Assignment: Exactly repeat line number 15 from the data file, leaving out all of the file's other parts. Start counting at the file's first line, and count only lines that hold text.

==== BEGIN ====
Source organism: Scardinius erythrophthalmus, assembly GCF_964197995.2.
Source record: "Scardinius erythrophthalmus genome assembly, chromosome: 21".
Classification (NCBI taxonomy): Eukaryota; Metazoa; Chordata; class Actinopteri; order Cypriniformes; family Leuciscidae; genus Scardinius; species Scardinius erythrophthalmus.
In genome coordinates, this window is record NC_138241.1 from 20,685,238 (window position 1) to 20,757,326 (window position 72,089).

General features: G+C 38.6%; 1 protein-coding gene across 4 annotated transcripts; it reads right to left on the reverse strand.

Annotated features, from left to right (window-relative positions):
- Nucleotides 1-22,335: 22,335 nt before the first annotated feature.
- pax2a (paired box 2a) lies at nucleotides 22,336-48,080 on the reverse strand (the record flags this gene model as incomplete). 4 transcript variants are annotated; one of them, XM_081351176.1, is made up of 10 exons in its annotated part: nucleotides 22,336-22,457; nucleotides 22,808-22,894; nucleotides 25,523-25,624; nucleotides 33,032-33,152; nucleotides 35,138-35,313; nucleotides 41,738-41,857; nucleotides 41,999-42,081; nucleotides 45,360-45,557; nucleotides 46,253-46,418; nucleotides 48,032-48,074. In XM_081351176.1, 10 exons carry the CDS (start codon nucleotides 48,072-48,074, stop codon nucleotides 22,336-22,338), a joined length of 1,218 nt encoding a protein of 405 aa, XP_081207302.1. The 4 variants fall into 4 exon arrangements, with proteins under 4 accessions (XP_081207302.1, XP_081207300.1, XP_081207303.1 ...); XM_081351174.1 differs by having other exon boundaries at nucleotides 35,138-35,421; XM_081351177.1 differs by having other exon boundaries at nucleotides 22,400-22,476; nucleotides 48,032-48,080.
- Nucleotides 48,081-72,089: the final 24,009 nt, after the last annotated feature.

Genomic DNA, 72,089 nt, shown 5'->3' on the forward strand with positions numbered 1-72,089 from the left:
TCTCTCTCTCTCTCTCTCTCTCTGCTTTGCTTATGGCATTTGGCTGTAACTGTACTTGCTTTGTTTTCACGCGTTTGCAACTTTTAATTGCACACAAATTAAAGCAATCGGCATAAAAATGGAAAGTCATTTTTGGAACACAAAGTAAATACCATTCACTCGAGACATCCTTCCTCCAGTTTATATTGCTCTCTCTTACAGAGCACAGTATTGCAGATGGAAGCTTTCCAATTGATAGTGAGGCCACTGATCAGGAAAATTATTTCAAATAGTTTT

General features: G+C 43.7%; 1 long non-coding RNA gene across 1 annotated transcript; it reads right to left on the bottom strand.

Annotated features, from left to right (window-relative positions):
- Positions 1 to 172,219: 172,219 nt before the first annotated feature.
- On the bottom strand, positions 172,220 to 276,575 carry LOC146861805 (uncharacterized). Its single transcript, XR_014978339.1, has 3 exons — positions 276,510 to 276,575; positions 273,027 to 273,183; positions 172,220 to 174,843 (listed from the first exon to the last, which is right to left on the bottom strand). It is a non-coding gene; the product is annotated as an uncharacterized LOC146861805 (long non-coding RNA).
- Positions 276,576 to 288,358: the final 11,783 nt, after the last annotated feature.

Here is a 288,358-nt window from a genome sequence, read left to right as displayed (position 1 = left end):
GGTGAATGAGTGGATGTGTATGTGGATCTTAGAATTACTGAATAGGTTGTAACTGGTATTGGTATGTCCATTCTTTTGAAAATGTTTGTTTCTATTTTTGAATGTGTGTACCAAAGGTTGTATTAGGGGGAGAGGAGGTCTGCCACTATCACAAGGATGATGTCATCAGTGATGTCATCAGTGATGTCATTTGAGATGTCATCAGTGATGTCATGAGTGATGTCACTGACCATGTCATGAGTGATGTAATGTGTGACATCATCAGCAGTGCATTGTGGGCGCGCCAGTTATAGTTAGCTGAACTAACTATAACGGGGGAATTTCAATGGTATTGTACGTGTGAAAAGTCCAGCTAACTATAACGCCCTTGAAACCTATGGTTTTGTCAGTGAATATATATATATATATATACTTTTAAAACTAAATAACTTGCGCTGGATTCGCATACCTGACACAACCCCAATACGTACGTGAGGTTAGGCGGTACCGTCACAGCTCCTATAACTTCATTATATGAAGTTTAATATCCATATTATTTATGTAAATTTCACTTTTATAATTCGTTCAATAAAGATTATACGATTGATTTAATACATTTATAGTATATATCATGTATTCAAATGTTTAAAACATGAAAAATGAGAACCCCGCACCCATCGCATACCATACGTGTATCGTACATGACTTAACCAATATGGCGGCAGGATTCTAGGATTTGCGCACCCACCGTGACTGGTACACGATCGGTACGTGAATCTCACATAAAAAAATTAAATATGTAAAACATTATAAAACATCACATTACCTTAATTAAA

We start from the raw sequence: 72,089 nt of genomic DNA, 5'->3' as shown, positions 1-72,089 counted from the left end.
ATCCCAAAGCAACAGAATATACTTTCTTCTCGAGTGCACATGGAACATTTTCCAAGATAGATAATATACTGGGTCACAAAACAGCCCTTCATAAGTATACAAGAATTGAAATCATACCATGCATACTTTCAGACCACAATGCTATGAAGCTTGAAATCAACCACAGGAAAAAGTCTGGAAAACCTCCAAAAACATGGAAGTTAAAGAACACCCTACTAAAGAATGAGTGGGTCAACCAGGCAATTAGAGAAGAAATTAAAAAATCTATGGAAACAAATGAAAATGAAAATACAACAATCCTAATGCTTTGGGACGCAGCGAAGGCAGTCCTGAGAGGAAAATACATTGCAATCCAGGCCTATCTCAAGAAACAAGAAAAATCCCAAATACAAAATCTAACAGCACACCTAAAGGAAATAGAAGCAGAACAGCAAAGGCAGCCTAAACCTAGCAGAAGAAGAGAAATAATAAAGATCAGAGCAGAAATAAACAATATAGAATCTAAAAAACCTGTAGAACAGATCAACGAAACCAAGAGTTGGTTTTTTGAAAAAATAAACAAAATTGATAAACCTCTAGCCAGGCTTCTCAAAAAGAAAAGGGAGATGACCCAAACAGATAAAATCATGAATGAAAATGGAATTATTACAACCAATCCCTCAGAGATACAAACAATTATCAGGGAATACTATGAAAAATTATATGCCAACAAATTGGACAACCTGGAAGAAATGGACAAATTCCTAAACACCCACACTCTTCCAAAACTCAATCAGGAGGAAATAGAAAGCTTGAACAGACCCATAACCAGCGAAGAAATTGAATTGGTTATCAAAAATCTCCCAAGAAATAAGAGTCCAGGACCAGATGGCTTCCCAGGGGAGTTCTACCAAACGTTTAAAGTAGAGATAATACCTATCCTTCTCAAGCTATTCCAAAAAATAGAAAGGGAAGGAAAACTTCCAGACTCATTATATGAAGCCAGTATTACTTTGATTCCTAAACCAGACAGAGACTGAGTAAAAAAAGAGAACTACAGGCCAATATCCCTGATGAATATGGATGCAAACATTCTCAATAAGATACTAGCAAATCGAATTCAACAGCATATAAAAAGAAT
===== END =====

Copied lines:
- On the bottom strand, positions 172,220 to 276,575 carry LOC146861805 (uncharacterized). Its single transcript, XR_014978339.1, has 3 exons — positions 276,510 to 276,575; positions 273,027 to 273,183; positions 172,220 to 174,843 (listed from the first exon to the last, which is right to left on the bottom strand). It is a non-coding gene; the product is annotated as an uncharacterized LOC146861805 (long non-coding RNA).